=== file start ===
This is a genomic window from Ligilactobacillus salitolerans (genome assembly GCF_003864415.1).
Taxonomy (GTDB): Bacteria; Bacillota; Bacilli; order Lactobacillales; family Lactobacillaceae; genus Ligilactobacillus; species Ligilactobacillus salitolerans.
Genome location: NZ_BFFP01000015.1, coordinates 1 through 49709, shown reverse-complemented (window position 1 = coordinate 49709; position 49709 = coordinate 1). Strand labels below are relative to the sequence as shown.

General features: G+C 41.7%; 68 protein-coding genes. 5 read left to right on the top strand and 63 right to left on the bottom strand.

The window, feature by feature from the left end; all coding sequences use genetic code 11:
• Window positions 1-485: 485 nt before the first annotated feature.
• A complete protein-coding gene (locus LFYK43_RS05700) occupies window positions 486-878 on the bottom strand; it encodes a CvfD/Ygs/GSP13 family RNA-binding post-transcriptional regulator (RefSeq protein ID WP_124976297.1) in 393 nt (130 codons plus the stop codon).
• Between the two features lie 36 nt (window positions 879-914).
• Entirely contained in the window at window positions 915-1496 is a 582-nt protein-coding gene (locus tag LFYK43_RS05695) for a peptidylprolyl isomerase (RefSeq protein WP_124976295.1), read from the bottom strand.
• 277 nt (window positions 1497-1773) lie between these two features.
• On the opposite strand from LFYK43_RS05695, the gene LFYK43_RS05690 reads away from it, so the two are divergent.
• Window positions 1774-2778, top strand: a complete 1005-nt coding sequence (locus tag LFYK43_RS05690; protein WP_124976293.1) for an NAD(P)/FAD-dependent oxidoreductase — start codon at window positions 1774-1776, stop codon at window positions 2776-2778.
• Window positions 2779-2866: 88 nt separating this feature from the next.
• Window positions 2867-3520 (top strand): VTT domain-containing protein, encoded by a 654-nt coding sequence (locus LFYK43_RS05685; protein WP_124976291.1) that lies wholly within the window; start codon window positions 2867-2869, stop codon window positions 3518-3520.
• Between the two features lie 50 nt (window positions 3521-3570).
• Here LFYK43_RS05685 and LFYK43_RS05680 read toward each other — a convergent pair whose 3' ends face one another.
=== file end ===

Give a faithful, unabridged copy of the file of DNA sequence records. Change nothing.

This is a genomic window from Ligilactobacillus salitolerans (genome assembly GCF_003864415.1).
Taxonomy (GTDB): Bacteria; Bacillota; Bacilli; order Lactobacillales; family Lactobacillaceae; genus Ligilactobacillus; species Ligilactobacillus salitolerans.
Genome location: NZ_BFFP01000015.1, coordinates 1 through 49709, shown reverse-complemented (window position 1 = coordinate 49709; position 49709 = coordinate 1). Strand labels below are relative to the sequence as shown.

General features: G+C 41.7%; 68 protein-coding genes. 5 read left to right on the top strand and 63 right to left on the bottom strand.

The window, feature by feature from the left end; all coding sequences use genetic code 11:
• Window positions 1-485: 485 nt before the first annotated feature.
• A complete protein-coding gene (locus LFYK43_RS05700) occupies window positions 486-878 on the bottom strand; it encodes a CvfD/Ygs/GSP13 family RNA-binding post-transcriptional regulator (RefSeq protein ID WP_124976297.1) in 393 nt (130 codons plus the stop codon).
• Between the two features lie 36 nt (window positions 879-914).
• Entirely contained in the window at window positions 915-1496 is a 582-nt protein-coding gene (locus tag LFYK43_RS05695) for a peptidylprolyl isomerase (RefSeq protein WP_124976295.1), read from the bottom strand.
• 277 nt (window positions 1497-1773) lie between these two features.
• On the opposite strand from LFYK43_RS05695, the gene LFYK43_RS05690 reads away from it, so the two are divergent.
• Window positions 1774-2778, top strand: a complete 1005-nt coding sequence (locus tag LFYK43_RS05690; protein WP_124976293.1) for an NAD(P)/FAD-dependent oxidoreductase — start codon at window positions 1774-1776, stop codon at window positions 2776-2778.
• Window positions 2779-2866: 88 nt separating this feature from the next.
• Window positions 2867-3520 (top strand): VTT domain-containing protein, encoded by a 654-nt coding sequence (locus LFYK43_RS05685; protein WP_124976291.1) that lies wholly within the window; start codon window positions 2867-2869, stop codon window positions 3518-3520.
• Between the two features lie 50 nt (window positions 3521-3570).
• Here LFYK43_RS05685 and LFYK43_RS05680 read toward each other — a convergent pair whose 3' ends face one another.